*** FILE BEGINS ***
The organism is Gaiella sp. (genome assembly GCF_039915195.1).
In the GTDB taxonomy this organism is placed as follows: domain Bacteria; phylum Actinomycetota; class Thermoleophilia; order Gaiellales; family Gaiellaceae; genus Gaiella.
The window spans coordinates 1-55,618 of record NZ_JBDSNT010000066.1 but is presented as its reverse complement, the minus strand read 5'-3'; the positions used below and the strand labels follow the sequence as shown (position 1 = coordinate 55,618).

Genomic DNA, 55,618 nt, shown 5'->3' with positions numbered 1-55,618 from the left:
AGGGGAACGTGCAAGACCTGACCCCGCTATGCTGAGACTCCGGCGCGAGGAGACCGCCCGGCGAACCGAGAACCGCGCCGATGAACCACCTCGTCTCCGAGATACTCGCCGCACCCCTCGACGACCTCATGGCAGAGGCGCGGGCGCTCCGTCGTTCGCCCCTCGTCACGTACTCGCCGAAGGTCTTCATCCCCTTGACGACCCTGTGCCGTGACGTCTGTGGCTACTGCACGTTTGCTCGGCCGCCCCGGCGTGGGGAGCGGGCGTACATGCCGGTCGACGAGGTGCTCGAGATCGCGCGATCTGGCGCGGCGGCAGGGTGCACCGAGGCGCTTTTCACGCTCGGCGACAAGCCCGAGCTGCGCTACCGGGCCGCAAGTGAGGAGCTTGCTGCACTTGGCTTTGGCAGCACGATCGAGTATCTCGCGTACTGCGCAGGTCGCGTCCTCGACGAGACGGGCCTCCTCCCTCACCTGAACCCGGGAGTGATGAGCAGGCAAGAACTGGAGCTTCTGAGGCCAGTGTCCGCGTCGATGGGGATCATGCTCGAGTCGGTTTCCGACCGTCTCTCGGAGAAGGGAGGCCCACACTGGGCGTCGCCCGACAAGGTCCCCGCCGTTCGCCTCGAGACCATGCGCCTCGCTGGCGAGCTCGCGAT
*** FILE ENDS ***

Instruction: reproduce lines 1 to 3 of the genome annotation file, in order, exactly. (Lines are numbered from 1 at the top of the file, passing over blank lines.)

The organism is Gaiella sp. (genome assembly GCF_039915195.1).
In the GTDB taxonomy this organism is placed as follows: domain Bacteria; phylum Actinomycetota; class Thermoleophilia; order Gaiellales; family Gaiellaceae; genus Gaiella.
The window spans coordinates 1-55,618 of record NZ_JBDSNT010000066.1 but is presented as its reverse complement, the minus strand read 5'-3'; the positions used below and the strand labels follow the sequence as shown (position 1 = coordinate 55,618).